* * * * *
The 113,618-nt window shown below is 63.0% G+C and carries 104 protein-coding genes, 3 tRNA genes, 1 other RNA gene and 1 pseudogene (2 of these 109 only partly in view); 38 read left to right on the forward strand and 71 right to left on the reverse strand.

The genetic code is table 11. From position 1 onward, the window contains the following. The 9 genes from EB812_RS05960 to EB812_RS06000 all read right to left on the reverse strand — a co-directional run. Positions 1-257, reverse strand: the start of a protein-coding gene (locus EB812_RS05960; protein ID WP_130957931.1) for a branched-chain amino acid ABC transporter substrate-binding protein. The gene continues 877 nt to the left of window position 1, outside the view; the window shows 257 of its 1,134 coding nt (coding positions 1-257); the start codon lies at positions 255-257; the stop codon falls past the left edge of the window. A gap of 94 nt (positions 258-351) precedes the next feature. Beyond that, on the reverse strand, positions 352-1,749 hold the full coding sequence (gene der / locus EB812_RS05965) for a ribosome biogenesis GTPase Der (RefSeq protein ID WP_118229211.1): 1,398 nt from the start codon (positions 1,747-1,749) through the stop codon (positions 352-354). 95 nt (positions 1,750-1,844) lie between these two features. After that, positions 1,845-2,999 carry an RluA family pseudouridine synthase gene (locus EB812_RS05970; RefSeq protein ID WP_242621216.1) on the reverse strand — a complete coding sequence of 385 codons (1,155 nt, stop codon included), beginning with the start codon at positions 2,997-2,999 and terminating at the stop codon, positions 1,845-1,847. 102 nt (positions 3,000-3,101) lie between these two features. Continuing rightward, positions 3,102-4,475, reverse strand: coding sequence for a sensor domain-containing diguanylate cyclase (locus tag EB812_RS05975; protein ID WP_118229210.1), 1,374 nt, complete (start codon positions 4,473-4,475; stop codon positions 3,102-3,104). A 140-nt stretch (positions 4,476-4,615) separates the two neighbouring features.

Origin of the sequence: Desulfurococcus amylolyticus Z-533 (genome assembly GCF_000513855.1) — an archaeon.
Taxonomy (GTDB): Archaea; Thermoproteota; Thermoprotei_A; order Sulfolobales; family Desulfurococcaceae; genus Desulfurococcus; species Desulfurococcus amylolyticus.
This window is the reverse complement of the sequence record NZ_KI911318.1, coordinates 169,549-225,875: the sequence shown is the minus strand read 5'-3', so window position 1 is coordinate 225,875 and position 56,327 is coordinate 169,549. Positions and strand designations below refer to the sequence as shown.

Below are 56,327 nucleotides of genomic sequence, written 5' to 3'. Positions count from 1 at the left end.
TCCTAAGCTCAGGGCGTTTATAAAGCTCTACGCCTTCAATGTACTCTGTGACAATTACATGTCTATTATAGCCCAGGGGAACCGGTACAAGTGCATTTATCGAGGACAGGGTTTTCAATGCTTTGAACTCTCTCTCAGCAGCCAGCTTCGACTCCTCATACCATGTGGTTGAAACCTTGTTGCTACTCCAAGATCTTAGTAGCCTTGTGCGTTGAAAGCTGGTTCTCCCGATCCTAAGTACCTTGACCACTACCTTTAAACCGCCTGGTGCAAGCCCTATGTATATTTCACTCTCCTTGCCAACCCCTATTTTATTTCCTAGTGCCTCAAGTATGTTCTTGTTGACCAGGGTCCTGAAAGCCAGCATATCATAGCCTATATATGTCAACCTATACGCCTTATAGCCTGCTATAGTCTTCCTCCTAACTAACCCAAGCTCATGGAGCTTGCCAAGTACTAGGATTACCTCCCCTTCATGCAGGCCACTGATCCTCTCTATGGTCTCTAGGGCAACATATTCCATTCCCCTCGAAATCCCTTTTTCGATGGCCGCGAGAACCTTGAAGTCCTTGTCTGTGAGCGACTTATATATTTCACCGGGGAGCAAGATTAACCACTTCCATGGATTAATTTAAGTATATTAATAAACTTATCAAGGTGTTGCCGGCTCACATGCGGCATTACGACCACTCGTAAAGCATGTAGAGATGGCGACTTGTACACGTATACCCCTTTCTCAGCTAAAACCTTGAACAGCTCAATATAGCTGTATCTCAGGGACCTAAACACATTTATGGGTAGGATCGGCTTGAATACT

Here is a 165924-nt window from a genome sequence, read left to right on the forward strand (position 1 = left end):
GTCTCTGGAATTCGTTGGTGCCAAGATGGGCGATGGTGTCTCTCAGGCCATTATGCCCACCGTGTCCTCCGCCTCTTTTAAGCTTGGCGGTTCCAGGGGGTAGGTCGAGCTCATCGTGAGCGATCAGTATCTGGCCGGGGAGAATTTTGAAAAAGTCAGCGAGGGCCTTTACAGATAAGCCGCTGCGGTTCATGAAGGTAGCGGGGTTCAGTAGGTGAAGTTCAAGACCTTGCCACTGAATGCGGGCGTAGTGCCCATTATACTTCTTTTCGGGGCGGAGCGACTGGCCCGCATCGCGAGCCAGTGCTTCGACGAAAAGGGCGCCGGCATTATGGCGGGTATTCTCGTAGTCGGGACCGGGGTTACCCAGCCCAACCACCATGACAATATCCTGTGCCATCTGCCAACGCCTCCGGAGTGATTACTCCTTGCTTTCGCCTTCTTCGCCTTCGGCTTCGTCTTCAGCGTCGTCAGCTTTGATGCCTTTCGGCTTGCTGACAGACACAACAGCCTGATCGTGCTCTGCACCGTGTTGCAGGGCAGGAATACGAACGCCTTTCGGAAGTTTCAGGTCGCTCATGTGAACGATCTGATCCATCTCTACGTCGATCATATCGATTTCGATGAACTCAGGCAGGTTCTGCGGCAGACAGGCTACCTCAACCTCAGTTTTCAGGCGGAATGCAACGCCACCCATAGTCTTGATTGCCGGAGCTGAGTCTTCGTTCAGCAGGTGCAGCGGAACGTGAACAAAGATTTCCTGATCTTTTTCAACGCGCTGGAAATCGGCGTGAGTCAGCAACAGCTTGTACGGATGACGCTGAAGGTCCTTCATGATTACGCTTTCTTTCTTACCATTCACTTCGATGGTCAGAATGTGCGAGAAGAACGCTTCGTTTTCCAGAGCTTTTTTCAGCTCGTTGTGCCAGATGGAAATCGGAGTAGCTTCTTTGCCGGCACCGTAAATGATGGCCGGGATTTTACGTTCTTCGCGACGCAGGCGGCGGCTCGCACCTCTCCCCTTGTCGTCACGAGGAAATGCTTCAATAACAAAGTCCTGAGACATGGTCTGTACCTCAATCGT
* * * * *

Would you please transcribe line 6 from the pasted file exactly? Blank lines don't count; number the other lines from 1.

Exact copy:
Below are 56,327 nucleotides of genomic sequence, written 5' to 3'. Positions count from 1 at the left end.